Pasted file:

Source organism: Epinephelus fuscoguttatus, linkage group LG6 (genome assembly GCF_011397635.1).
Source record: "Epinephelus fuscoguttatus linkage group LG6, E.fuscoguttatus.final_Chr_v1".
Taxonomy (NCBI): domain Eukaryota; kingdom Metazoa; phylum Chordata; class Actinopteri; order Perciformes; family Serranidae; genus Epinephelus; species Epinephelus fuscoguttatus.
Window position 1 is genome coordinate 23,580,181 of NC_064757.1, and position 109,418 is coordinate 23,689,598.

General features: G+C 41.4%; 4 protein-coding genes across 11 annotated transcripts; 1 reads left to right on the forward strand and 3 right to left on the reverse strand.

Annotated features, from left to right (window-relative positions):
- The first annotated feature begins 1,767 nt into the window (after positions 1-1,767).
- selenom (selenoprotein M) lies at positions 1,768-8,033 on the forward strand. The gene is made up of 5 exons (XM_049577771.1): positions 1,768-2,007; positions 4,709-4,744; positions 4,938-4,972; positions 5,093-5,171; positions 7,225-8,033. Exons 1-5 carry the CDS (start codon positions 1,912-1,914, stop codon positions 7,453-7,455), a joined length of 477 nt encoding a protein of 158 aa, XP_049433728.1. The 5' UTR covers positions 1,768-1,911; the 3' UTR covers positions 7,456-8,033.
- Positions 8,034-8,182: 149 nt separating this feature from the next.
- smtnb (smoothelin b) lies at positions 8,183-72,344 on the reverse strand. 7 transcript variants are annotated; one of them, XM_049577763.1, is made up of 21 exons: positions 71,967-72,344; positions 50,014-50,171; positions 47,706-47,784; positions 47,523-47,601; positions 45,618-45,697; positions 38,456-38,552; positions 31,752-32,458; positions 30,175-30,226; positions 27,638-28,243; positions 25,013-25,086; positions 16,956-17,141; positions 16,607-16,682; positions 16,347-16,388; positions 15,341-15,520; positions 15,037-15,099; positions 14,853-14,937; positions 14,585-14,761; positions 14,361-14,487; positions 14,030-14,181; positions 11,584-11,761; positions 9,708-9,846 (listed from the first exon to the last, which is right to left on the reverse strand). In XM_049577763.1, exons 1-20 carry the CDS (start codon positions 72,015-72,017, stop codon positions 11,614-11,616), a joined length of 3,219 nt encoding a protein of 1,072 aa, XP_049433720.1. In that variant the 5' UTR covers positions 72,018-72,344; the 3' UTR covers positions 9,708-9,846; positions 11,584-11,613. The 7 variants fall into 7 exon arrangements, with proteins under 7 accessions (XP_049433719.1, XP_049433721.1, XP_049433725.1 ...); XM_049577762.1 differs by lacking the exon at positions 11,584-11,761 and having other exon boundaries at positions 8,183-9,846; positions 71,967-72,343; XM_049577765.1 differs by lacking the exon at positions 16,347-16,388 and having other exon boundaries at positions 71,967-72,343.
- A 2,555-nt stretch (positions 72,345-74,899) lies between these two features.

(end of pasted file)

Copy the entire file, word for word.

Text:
Source organism: Epinephelus fuscoguttatus, linkage group LG6 (genome assembly GCF_011397635.1).
Source record: "Epinephelus fuscoguttatus linkage group LG6, E.fuscoguttatus.final_Chr_v1".
Taxonomy (NCBI): domain Eukaryota; kingdom Metazoa; phylum Chordata; class Actinopteri; order Perciformes; family Serranidae; genus Epinephelus; species Epinephelus fuscoguttatus.
Window position 1 is genome coordinate 23,580,181 of NC_064757.1, and position 109,418 is coordinate 23,689,598.

General features: G+C 41.4%; 4 protein-coding genes across 11 annotated transcripts; 1 reads left to right on the forward strand and 3 right to left on the reverse strand.

Annotated features, from left to right (window-relative positions):
- The first annotated feature begins 1,767 nt into the window (after positions 1-1,767).
- selenom (selenoprotein M) lies at positions 1,768-8,033 on the forward strand. The gene is made up of 5 exons (XM_049577771.1): positions 1,768-2,007; positions 4,709-4,744; positions 4,938-4,972; positions 5,093-5,171; positions 7,225-8,033. Exons 1-5 carry the CDS (start codon positions 1,912-1,914, stop codon positions 7,453-7,455), a joined length of 477 nt encoding a protein of 158 aa, XP_049433728.1. The 5' UTR covers positions 1,768-1,911; the 3' UTR covers positions 7,456-8,033.
- Positions 8,034-8,182: 149 nt separating this feature from the next.
- smtnb (smoothelin b) lies at positions 8,183-72,344 on the reverse strand. 7 transcript variants are annotated; one of them, XM_049577763.1, is made up of 21 exons: positions 71,967-72,344; positions 50,014-50,171; positions 47,706-47,784; positions 47,523-47,601; positions 45,618-45,697; positions 38,456-38,552; positions 31,752-32,458; positions 30,175-30,226; positions 27,638-28,243; positions 25,013-25,086; positions 16,956-17,141; positions 16,607-16,682; positions 16,347-16,388; positions 15,341-15,520; positions 15,037-15,099; positions 14,853-14,937; positions 14,585-14,761; positions 14,361-14,487; positions 14,030-14,181; positions 11,584-11,761; positions 9,708-9,846 (listed from the first exon to the last, which is right to left on the reverse strand). In XM_049577763.1, exons 1-20 carry the CDS (start codon positions 72,015-72,017, stop codon positions 11,614-11,616), a joined length of 3,219 nt encoding a protein of 1,072 aa, XP_049433720.1. In that variant the 5' UTR covers positions 72,018-72,344; the 3' UTR covers positions 9,708-9,846; positions 11,584-11,613. The 7 variants fall into 7 exon arrangements, with proteins under 7 accessions (XP_049433719.1, XP_049433721.1, XP_049433725.1 ...); XM_049577762.1 differs by lacking the exon at positions 11,584-11,761 and having other exon boundaries at positions 8,183-9,846; positions 71,967-72,343; XM_049577765.1 differs by lacking the exon at positions 16,347-16,388 and having other exon boundaries at positions 71,967-72,343.
- A 2,555-nt stretch (positions 72,345-74,899) lies between these two features.